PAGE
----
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Periodical article Periodical article Leiden University catalogue Leiden University catalogue WorldCat catalogue WorldCat
Title:A Blood-Stained Tax: Poll Tax and the Bambatha Rebellion in South Africa
Author:Redding, Sean
Year:2000
Periodical:African Studies Review
Volume:43
Issue:2
Period:September
Pages:29-54
Language:English
Geographic term:South Africa
Subjects:Bambatha rebellion
1906
colonialism
History and Exploration
Peoples of Africa (Ethnic Groups)
Economics and Trade
Politics and Government
Ethnic and Race Relations
External link:https://www.jstor.org/stable/524983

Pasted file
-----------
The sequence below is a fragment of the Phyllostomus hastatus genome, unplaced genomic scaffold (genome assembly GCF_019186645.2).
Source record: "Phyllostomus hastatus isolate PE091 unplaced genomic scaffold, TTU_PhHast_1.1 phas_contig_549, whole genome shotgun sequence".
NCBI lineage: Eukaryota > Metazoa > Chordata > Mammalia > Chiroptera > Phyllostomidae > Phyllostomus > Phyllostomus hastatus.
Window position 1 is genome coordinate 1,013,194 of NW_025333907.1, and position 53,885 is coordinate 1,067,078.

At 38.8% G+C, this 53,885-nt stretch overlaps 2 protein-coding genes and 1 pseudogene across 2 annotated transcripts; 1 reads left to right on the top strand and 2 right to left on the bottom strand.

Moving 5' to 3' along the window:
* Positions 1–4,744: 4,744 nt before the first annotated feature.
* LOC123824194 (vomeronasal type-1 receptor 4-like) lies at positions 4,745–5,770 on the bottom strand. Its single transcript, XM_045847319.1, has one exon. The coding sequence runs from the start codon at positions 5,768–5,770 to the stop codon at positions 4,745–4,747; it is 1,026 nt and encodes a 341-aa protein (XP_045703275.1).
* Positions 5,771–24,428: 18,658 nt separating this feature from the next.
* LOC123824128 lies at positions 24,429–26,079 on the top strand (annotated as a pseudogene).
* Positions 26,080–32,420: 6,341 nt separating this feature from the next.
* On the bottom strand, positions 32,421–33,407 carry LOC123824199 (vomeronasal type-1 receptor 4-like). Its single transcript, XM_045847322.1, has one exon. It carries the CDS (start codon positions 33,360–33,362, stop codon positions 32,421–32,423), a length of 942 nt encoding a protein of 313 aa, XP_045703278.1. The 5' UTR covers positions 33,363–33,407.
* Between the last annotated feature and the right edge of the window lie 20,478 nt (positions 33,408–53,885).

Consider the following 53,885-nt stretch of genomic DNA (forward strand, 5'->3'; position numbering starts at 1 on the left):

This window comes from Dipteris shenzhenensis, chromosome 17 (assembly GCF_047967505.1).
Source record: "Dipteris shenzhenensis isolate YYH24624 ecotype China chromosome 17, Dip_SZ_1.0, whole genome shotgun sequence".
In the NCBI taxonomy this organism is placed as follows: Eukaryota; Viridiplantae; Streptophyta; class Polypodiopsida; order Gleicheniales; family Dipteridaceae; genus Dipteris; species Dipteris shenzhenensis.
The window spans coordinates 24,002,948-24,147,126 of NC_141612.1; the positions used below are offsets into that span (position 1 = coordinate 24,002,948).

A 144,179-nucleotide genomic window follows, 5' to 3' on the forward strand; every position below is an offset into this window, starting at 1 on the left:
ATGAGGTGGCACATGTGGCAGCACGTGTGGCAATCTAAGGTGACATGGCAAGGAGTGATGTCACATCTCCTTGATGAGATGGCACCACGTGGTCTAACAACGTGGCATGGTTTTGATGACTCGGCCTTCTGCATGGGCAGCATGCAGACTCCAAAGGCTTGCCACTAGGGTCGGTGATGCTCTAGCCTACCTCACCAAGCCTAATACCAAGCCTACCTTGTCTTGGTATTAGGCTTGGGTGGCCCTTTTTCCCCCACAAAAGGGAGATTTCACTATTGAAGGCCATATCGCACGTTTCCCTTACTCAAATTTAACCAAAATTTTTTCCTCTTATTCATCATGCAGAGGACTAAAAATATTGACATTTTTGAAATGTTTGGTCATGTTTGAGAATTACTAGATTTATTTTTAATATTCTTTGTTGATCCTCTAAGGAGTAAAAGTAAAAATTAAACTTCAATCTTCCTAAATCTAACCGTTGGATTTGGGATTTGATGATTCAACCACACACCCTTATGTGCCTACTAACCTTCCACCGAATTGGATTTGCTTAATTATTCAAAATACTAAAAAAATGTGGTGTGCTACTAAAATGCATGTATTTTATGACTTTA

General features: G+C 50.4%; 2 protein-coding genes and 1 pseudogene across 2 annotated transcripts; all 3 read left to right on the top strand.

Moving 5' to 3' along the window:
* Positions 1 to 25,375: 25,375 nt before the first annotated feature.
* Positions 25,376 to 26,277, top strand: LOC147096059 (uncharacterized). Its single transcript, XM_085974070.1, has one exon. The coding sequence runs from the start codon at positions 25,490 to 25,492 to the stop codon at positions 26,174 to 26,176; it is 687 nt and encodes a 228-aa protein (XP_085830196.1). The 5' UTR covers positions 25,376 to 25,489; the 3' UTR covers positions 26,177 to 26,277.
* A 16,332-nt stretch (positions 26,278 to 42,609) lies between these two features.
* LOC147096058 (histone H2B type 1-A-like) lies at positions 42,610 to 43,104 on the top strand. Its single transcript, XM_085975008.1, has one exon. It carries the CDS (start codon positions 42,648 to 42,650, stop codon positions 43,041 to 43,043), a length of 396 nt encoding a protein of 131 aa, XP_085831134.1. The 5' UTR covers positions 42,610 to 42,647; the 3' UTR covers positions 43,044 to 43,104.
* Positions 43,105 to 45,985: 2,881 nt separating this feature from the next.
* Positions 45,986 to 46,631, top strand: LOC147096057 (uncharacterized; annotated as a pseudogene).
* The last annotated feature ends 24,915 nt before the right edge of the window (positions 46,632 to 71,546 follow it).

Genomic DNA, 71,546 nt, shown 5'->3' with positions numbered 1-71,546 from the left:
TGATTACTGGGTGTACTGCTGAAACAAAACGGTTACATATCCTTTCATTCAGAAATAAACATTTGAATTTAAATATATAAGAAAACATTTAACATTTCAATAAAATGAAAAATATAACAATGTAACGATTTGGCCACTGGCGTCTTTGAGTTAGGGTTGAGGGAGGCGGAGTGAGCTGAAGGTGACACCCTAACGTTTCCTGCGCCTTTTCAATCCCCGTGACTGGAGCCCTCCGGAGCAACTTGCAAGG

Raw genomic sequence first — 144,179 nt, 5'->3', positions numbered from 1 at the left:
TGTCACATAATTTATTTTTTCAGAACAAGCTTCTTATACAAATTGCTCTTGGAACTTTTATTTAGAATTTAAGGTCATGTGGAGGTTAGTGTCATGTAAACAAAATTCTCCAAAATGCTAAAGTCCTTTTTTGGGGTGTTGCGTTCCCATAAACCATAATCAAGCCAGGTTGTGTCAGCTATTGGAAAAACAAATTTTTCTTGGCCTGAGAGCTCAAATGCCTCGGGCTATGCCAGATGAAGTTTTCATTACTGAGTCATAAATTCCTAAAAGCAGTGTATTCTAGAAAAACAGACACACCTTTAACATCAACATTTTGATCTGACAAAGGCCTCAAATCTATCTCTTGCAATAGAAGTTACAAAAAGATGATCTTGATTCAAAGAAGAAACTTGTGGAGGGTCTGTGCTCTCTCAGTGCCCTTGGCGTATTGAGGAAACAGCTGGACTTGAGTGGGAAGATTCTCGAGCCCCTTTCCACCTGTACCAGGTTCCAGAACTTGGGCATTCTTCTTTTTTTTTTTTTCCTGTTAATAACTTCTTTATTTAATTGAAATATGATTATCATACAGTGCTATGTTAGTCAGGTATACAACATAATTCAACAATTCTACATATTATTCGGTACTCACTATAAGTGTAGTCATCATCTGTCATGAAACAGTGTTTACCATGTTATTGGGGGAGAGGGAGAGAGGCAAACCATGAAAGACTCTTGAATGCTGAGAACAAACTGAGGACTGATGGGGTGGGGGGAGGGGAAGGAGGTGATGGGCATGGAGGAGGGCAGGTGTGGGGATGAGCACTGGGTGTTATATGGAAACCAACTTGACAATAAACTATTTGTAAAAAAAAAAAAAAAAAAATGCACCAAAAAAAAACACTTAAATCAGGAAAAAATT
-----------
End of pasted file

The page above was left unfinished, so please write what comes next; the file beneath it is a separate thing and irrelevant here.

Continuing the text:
Abstract:The Bambatha revolt in South Africa is one of the most cited rebellions against taxation in colonial Africa. Most discussions of the revolt have emphasized its material and political causes. Material grievances certainly predisposed at least some of the population to act violently when the new poll tax was first collected in 1906, but they do not supply a complete explanation for the revolt. Africans resisted the poll tax in part because they feared that the State had acquired more potentially destructive power over them via the census that preceded the tax. Based on rumors that reportedly circulated prior to the rebellion, many Africans attributed their misfortune at the hands of the colonial State to their ancestors having turned their backs on them; and people fully expected a thunderstorm to punish them severely for their neglect. One way of placating the ancestors and of undermining the power of the colonial State was through active participation in the rebellion. Moreover, rebels were not merely reacting to State actions, they were acting in accordance with their own belief systems that suggested that the ancestors strongly supported their resistance and would allow them to prevail. Thus, the Bambatha revolt was an armed revolt that was seriously intended to overthrow the colonial State both by force of arms and by power of supernatural actors. Bibliogr., notes, sum. in English and French.
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